1

I cannot figure out the regex to match the following:

#1234
#1234-1234
#1234-1234-1234
#123524-12123534-123354
#1234-1234-1234-1234-1234-1234-1234

This regex

/^#([0-9]+-[0-9+]+-[0-9+]+)|#(\d+)$/

matches

#1234
#1234-1234-1234
#123524-12123534-123354

but I want to do it for an unlimited number of -873459s as the user might enter. I've been looking at regex for phone numbers, but that doesn't seem to do it because they cap out at 3 hyphens.

Here is an example in action: https://regex101.com/r/yRSeI6/1

Ideally, whatever it found would be group 1, but that might be asking a lot.

4
  • Is this ok? ^#((?:\d+-?)+)$ If not, why? If it is ok, I can break it down in an answer. – zzxyz Jul 2 '18 at 23:04
  • Why do you require two dashes? – GalAbra Jul 2 '18 at 23:05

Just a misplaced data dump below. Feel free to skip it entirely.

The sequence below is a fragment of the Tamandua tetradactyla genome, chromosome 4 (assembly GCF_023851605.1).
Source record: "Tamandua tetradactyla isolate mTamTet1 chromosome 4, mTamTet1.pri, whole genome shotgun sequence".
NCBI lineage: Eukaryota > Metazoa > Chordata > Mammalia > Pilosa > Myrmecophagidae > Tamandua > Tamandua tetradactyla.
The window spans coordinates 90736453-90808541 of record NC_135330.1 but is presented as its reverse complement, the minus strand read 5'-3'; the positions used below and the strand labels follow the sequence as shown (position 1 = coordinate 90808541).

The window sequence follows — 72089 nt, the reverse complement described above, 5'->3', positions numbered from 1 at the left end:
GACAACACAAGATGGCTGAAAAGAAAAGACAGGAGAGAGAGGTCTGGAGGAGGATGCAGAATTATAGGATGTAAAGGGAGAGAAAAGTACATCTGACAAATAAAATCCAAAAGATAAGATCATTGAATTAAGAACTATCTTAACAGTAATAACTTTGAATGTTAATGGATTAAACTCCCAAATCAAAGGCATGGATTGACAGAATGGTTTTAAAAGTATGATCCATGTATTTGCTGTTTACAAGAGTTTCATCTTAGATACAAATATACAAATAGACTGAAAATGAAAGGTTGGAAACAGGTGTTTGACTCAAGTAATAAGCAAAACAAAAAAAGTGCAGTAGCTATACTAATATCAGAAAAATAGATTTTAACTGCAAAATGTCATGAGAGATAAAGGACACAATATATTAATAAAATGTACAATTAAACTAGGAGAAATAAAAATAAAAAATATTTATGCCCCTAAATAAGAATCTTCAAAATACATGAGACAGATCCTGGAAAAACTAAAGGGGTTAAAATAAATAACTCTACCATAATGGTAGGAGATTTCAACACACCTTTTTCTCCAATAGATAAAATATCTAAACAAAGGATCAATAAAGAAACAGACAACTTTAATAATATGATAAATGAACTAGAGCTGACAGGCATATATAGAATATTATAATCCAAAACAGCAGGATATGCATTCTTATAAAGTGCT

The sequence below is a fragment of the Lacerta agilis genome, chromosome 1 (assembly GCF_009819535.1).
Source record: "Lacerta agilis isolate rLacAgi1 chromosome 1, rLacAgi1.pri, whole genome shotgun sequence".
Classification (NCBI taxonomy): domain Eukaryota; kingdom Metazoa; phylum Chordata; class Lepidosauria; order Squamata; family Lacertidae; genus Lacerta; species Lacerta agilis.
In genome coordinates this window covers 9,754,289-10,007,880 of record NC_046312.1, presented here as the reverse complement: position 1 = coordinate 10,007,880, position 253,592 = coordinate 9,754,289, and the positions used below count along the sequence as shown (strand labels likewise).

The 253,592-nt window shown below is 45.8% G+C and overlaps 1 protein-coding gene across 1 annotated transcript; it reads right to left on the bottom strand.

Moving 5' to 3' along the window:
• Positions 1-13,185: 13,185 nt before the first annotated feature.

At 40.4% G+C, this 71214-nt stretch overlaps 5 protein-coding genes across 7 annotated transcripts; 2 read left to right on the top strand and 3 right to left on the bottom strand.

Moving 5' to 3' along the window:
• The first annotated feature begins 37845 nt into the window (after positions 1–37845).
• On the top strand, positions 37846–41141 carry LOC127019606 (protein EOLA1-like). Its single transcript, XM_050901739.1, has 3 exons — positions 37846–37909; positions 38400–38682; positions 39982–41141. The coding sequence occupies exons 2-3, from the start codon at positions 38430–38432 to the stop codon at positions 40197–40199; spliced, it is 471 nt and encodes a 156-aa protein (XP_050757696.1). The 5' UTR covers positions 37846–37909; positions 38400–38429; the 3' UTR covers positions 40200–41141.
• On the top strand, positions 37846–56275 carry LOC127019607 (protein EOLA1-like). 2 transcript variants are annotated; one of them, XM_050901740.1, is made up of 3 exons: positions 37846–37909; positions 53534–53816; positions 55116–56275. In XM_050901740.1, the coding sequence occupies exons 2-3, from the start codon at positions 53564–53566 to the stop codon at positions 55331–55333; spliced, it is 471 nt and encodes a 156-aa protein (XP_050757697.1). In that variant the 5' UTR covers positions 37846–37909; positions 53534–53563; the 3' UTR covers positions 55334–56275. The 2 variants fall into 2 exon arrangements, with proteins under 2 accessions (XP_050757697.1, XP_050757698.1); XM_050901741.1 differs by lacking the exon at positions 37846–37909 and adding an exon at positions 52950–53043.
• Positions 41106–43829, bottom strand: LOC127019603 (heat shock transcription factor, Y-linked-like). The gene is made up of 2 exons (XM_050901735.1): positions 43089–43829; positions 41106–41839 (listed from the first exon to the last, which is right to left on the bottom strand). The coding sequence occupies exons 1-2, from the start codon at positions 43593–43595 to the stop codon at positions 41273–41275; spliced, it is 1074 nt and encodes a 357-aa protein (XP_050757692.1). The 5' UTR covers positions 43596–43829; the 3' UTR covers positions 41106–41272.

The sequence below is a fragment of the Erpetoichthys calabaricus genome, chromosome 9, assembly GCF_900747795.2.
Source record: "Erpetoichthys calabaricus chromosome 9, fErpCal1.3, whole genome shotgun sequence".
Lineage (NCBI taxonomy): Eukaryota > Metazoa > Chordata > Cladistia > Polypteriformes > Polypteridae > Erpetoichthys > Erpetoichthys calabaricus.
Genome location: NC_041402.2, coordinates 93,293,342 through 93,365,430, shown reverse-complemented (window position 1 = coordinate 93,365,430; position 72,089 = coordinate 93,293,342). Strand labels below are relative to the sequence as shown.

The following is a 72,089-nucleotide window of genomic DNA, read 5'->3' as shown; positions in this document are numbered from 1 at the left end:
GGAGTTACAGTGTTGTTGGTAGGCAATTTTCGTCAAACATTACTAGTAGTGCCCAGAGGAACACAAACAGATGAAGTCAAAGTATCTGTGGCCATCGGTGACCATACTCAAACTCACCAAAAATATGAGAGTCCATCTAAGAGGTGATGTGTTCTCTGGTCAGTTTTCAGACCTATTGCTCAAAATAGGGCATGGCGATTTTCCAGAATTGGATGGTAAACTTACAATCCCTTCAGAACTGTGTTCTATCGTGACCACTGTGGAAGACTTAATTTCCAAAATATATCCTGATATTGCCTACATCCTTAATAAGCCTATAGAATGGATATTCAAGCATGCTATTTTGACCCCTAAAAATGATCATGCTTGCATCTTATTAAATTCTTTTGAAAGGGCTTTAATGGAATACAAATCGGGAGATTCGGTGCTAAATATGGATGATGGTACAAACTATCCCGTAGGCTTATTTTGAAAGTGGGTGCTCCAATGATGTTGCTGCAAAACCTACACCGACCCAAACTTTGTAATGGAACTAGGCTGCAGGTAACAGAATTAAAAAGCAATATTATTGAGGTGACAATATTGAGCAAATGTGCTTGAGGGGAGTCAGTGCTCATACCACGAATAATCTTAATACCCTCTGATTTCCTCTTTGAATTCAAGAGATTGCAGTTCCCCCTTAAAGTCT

• 1
    @zzxyz, it doesn’t look like #1234- is supposed to be valid input, so I think that wouldn’t work. – Aankhen Jul 2 '18 at 23:13
  • @Aankhen - ah yes – zzxyz Jul 2 '18 at 23:14
6

You can rephrase your regex as one or more digits followed by zero or more occurrences of a hyphen followed by digits:

^#(\d+(?:-\d+)*)$

Try it out.

2
  • 1
    That also matches #-------, though. – Aankhen Jul 2 '18 at 23:09
  • I didn't consider that. Good catch! – emsimpson92 Jul 2 '18 at 23:09

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